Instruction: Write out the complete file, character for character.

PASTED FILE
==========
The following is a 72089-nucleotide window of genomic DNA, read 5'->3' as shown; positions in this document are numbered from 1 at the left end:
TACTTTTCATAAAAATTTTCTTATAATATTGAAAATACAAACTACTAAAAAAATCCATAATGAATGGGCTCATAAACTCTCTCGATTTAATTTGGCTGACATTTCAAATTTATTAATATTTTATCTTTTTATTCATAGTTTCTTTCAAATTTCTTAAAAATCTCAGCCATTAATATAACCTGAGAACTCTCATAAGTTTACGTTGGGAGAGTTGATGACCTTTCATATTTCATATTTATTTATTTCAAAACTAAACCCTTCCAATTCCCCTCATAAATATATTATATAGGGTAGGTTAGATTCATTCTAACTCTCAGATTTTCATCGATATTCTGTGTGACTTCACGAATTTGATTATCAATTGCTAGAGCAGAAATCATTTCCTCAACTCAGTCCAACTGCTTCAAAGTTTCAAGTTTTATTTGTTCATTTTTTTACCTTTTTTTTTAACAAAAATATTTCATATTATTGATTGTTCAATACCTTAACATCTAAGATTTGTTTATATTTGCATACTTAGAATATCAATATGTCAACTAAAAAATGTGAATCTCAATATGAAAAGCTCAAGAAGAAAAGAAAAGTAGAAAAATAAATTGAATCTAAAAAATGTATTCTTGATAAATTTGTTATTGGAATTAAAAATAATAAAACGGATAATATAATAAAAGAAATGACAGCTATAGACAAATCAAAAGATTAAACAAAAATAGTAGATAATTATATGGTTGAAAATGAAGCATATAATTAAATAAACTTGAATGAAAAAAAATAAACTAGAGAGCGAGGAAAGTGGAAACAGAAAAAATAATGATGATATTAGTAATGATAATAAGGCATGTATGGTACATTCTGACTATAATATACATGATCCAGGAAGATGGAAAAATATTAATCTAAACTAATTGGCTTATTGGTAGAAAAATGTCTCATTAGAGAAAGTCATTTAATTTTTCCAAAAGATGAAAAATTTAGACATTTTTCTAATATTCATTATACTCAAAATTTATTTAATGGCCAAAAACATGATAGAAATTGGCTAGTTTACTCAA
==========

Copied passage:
The following is a 72089-nucleotide window of genomic DNA, read 5'->3' as shown; positions in this document are numbered from 1 at the left end:
TACTTTTCATAAAAATTTTCTTATAATATTGAAAATACAAACTACTAAAAAAATCCATAATGAATGGGCTCATAAACTCTCTCGATTTAATTTGGCTGACATTTCAAATTTATTAATATTTTATCTTTTTATTCATAGTTTCTTTCAAATTTCTTAAAAATCTCAGCCATTAATATAACCTGAGAACTCTCATAAGTTTACGTTGGGAGAGTTGATGACCTTTCATATTTCATATTTATTTATTTCAAAACTAAACCCTTCCAATTCCCCTCATAAATATATTATATAGGGTAGGTTAGATTCATTCTAACTCTCAGATTTTCATCGATATTCTGTGTGACTTCACGAATTTGATTATCAATTGCTAGAGCAGAAATCATTTCCTCAACTCAGTCCAACTGCTTCAAAGTTTCAAGTTTTATTTGTTCATTTTTTTACCTTTTTTTTTAACAAAAATATTTCATATTATTGATTGTTCAATACCTTAACATCTAAGATTTGTTTATATTTGCATACTTAGAATATCAATATGTCAACTAAAAAATGTGAATCTCAATATGAAAAGCTCAAGAAGAAAAGAAAAGTAGAAAAATAAATTGAATCTAAAAAATGTATTCTTGATAAATTTGTTATTGGAATTAAAAATAATAAAACGGATAATATAATAAAAGAAATGACAGCTATAGACAAATCAAAAGATTAAACAAAAATAGTAGATAATTATATGGTTGAAAATGAAGCATATAATTAAATAAACTTGAATGAAAAAAAATAAACTAGAGAGCGAGGAAAGTGGAAACAGAAAAAATAATGATGATATTAGTAATGATAATAAGGCATGTATGGTACATTCTGACTATAATATACATGATCCAGGAAGATGGAAAAATATTAATCTAAACTAATTGGCTTATTGGTAGAAAAATGTCTCATTAGAGAAAGTCATTTAATTTTTCCAAAAGATGAAAAATTTAGACATTTTTCTAATATTCATTATACTCAAAATTTATTTAATGGCCAAAAACATGATAGAAATTGGCTAGTTTACTCAA